More prisoner abuse is reported in Iraq.
An Army captain, Ian Fishback, whose allegations about ongoing prisoner abuse in Iraq were recently published in a report by a human rights group, has been grilled by investigators and pressured to reveal sources, but the investigators did not pursue questions about the abuse itself, such as what officers may have known. Captain Fishback, a West Point graduate whose father fought in Viet Nam, has been lodging complaints with the Army since this spring to no avail, so he took his concerns to the Senate Armed Services Committee and Human Rights Watch. He says the abuse of prisoners is a "systemic" and a "leadership problem".
Stopdown note: Claims by non-officers, prosecuted for the abuse of prisoners, that they were told to commit abuses by officers and supervisors have been dismissed by the military courts.
Stopdown note: According to various reports, the U.S. has been arresting Iraqi men and boys, since the occupation began, and putting them in prison without charges and refusing to give any information to their families. Officers have acknowledged that only a few of these detainees are actually insurgents. This wanton abuse may be a major factor in fueling the resistance. It is like spitting in the face of families of non-combatants. It is important remember that the Iraqi people have not forgotten, as have the American people, that the U.S. supported Sadam Hussein as a Cold War and anti-Iran ally, during his long career of butchering civilians including using chemical weapons to kill about 30,000 Kurds. And yet it is possible the U.S. could have had peace instead of war in Iraq, following the invasion, simply by treating people with respect. It is true that in Mosul, where General Petraeus tried to pursue civil, humane and inclusive policies, the rebellion has flared anyway. But that doesn't mean that a nation-wide policy of humane treatment of individuals might not have resulted in a very different picture from the war zone we're looking at today. The same argument can be made about many Cold War theaters, where U.S. gave free rein to ally dictatorships in the exterminate, as communists, civilians who spoke up for human rights. This fueled rebellions that might have fizzled against a government that did not do these things.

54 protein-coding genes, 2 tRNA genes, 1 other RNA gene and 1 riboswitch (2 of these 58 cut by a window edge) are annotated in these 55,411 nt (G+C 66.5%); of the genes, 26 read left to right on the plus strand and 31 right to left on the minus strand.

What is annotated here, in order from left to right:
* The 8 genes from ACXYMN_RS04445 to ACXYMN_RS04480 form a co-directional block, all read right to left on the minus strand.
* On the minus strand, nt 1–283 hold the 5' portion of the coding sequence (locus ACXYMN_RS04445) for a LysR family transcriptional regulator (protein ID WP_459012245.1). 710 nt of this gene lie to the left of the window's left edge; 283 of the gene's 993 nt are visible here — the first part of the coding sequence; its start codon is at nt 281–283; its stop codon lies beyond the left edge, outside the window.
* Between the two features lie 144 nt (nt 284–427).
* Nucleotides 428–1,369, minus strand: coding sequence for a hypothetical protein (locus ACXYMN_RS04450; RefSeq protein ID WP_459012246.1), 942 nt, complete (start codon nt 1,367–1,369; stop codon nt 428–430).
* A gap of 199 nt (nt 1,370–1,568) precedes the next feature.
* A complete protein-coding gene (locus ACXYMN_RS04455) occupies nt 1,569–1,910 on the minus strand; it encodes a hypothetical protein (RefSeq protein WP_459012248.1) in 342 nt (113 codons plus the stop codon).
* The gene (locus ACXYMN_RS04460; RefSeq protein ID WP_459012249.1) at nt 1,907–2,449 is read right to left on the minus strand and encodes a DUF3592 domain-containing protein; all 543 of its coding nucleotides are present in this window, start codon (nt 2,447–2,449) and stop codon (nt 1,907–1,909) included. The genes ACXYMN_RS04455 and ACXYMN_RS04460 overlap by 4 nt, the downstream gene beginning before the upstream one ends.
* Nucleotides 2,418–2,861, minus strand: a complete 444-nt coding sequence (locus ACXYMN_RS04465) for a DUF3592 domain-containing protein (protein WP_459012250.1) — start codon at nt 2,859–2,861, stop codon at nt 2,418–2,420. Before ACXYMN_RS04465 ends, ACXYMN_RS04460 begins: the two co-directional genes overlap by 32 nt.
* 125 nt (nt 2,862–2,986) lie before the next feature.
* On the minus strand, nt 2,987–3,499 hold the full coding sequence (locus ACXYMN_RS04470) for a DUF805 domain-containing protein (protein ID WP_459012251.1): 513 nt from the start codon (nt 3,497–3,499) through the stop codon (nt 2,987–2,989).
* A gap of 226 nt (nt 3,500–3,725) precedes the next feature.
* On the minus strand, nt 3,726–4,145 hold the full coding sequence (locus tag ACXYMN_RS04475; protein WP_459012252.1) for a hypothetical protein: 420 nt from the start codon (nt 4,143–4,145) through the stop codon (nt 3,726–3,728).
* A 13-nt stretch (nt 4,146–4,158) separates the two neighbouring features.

The New York Times, Sept 28, 2005 pA10(L)
Officer Criticizes Detainee Abuse Inquiry. (Foreign Desk)(Ian Fishback) Eric Schmitt.
Full Text: COPYRIGHT 2005 The New York Times Company
An Army captain who reported new allegations of detainee abuse in Iraq said Tuesday that Army investigators seemed more concerned about tracking down young soldiers who reported misconduct than in following up the accusations and investigating whether higher-ranking officers knew of the abuses.
The officer, Capt. Ian Fishback, said investigators from the Criminal Investigation Command and the 18th Airborne Corps inspector general had pressed him to divulge the names of two sergeants from his former battalion who also gave accounts of abuse, which were made public in a report last Friday by the group Human Rights Watch.
Captain Fishback, speaking publicly on the matter for first time, said the investigators who have questioned him in the past 10 days seemed to be less interested in individuals he identified in his chain of command who allegedly committed the abuses.
''I'm convinced this is going in a direction that's not consistent with why we came forward,'' Captain Fishback said in a telephone interview from Fort Bragg, N.C., where he is going through Army Special Forces training. ''We came forward because of the larger issue that prisoner abuse is systemic in the Army. I'm concerned this will take a new twist, and they'll try to scapegoat some of the younger soldiers. This is a leadership problem.''
In separate statements to the human rights organization, Captain Fishback and the two sergeants described abuses by soldiers in the 82nd Airborne Division, including beatings of Iraqi prisoners, exposing them to extremes of hot and cold, stacking prisoners in human pyramids, and depriving them of sleep at Camp Mercury, a forward operating base near Falluja. The abuses reportedly took place between September 2003 and April 2004, before and during the abuses at the Abu Ghraib prison near Baghdad.